Mr Puffington's Domestic Arrangements

Perhaps it was fortunate that Mr Bragg did take the kennel management upon himself, or there is no, saying but what with that and the house department, coupled with the usual fussyness of a bachelor, the Sponge visit might have proved too much for our master. The notice of the intended visit was short; and there were invitations to send out, and answers to get, bedrooms to prepare, and culinary arrangements to make -- arrangements that people in town, with all their tradespeople at their elbows, can have no idea of the difficulty of effecting in the country. Mr Puffington was fully employed.

In addition to the parties mentioned as asked in his note to Lord Scamperdale, viz., Washball, Charley Slapp and Lumpleg, were Parson Blossomnose, and Mr Fossick of the Flat Hat Hunt, who declined -- Mr Crane, of Crane Hall, and Captain Guano, late of that noble corps the Spotted Horse Marines, and others who accepted. Mr Spraggon was a sort of volunteer, at all events an undesired guest, unless his lordship accompanied him. It so happened that the least wanted guest was the first to arrive on the all important day.

Lord Scamperdale, knowing our friend Jack was not over affluent, had no idea of spoiling him by too much luxury, and as the railway would serve a certain distance in the line of Hanby House, he despatched Jack to the Over-shoes-over-boots station with the dogcart, and told him he would be sure to find a ’bus, or to get some sort of conveyance at the Squandercash station to take him up to Puffington’s; at all events, his lordship added to himself, ‘If he doesn’t, it’ll do him no harm to walk, and he can easily get a boy to carry his bag.’

The latter was the case; for though the station-master assured Jack, on his arrival at Squandercash, that there was a ’bus, or a mail gig, or a something to every other train, there was nothing in connection with the one that brought him, nor would he undertake to leave his carpet bag at Hanby House before breakfast-time the next morning.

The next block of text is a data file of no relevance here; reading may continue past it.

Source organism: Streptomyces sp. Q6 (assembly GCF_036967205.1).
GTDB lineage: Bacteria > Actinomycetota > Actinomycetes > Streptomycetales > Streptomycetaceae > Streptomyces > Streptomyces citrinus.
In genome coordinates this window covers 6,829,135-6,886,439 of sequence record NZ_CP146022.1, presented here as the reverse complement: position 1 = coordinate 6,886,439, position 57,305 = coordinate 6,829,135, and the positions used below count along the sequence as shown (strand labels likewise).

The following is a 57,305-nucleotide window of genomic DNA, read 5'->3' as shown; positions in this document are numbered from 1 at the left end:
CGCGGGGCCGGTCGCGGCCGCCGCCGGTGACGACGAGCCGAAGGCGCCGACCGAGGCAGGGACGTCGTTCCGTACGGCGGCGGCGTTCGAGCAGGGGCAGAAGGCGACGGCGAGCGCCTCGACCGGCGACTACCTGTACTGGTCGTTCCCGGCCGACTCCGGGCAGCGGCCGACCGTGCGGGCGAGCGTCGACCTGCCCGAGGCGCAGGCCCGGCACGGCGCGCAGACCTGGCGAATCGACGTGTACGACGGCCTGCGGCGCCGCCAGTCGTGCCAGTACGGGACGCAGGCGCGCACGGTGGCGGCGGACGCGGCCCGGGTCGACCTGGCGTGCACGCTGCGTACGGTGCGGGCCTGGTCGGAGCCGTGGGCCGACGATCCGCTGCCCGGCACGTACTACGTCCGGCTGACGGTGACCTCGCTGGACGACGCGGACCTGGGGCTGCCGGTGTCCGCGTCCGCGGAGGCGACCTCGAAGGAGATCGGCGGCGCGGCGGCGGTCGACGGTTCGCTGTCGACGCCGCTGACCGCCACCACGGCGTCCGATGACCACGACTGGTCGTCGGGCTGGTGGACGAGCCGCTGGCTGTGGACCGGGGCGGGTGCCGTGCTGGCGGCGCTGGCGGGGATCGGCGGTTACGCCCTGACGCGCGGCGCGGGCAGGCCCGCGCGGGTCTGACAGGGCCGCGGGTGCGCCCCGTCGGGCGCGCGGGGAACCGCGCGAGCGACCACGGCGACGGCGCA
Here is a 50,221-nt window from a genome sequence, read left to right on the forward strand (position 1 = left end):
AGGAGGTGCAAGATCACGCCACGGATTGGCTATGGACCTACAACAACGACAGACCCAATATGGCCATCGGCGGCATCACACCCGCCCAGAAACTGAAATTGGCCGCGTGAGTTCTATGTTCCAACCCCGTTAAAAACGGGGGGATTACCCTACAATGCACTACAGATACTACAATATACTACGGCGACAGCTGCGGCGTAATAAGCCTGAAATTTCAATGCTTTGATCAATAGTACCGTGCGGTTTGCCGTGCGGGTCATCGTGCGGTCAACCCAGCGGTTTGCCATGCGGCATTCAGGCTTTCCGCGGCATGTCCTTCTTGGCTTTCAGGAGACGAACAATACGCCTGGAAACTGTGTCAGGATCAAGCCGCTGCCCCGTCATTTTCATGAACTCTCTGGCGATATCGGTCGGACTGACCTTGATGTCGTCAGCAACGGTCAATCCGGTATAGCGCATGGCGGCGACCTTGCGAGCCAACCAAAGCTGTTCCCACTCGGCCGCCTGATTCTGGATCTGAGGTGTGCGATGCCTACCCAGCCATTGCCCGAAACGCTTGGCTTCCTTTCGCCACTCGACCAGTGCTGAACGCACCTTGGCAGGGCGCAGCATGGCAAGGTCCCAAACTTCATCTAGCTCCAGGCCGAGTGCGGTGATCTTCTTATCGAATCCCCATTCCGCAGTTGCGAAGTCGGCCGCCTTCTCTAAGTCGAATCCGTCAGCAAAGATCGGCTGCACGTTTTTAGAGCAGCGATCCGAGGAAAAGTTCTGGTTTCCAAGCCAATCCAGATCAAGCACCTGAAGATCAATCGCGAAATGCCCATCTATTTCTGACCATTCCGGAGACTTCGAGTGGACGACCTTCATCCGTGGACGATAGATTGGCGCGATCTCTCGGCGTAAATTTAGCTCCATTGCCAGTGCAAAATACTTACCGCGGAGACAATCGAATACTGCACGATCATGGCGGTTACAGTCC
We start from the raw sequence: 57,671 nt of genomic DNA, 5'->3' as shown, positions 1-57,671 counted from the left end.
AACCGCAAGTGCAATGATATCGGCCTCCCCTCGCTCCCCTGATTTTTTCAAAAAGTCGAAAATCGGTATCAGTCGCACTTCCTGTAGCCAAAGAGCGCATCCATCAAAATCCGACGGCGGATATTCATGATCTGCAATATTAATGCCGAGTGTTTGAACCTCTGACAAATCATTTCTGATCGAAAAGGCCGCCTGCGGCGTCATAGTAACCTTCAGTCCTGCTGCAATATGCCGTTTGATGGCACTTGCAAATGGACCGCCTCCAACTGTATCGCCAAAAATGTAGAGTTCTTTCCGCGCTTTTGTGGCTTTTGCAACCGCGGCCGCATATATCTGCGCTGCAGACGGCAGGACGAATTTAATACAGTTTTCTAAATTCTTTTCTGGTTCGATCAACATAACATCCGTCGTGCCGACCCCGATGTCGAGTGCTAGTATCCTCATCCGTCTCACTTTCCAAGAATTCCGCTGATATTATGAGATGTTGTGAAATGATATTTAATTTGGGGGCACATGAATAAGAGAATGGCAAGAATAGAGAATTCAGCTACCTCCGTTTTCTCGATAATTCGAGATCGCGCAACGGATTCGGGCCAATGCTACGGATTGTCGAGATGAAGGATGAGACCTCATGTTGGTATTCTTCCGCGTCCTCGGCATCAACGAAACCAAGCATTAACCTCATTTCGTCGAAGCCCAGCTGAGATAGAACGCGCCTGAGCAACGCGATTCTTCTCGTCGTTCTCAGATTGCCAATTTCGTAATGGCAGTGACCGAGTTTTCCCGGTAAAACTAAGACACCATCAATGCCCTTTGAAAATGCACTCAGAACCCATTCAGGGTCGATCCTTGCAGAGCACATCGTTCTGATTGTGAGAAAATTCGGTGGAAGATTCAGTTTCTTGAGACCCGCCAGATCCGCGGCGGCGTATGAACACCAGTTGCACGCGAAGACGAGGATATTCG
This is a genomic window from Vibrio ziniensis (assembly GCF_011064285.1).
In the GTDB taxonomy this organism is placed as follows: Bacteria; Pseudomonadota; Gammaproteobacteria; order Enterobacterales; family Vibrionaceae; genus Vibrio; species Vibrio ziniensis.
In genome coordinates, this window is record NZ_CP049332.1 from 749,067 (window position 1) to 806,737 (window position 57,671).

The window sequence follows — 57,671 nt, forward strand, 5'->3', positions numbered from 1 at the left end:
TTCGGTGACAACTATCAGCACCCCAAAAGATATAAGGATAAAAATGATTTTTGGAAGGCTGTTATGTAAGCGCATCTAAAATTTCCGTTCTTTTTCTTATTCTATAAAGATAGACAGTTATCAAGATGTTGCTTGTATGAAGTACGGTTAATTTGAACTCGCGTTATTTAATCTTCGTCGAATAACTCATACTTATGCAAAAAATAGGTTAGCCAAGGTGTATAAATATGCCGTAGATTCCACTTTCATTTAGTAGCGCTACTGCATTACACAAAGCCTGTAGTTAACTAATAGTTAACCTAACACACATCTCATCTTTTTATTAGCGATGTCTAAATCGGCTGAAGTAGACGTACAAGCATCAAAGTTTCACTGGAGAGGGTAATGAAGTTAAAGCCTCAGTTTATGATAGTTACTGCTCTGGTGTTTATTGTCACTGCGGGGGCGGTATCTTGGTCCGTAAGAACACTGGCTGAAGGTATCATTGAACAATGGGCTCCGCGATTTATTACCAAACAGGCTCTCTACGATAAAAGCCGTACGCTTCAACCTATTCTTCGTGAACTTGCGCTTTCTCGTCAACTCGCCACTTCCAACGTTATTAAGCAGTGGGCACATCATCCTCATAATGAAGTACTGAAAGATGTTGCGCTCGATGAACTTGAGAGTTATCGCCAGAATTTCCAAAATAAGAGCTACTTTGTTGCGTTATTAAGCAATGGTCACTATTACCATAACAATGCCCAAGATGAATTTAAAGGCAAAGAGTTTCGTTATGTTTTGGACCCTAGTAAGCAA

Jack was highly enraged, and proceeded to squint his eye inside out, and abuse all railways, and chairman, and directors, and secretaries, and clerks, and porters, vowing that railways were the greatest nuisances under the sun -- that they were a perfect impediment instead of a facility to travelling -- and declared that formerly a gentleman had nothing to do but order his four horses, and have them turned out at every stage as he came up, instead of being stopped in the ridicklous manner he then was; and he strutted and stamped about the station as if he would put a stop to the whole line.

His vehemence and big talk operated favourably on the cockney station-master, who, thinking he must be a duke, or some great man, began to consider how to get him forwarded. It being only a thinly-populated district -- though there was a station equal to any mercantile emergency, indeed to the requirements of the whole county -- he ran the resources of the immediate neighbourhood through his mind, and at length was obliged to admit -- humbly and respectfully -- that he really was afraid Martha Muggins’s donkey was the only available article.

Jack fumed and bounced at the very mention of such a thing, vowing that it was a downright insult to propose it; and he was so bumptious that the station-master, who had nothing to gain by the transaction, sought the privacy of the electric telegraph office, and left him to vent the balance of his wrath upon the porters.

Of course they could do nothing more than the king of their little colony had suggested; and finding there was no help for it Mr Spraggon at last submitted to the humiliation, and set off to follow young Muggins with his bag on the donkey, in his best topboots, worn under his trousers -- an unpleasant operation to anyone, but especially to a man like Jack, who preferred wearing his tops out against the flaps of his friends’ saddles, rather than his soles by walking upon them. However, necessity said yes; and cocking his flat hat jauntily on his head, he stuck a cheroot in his mouth, and went smoking and swaggering on, looking -- or rather squinting -- bumptiously at everybody he met, as much as to say, ‘Don’t suppose I’m walking from necessity! I’ve plenty of tin.’’

The third cheroot brought Jack and his suite within sight of Hanby House.

  By PanEris using Melati.

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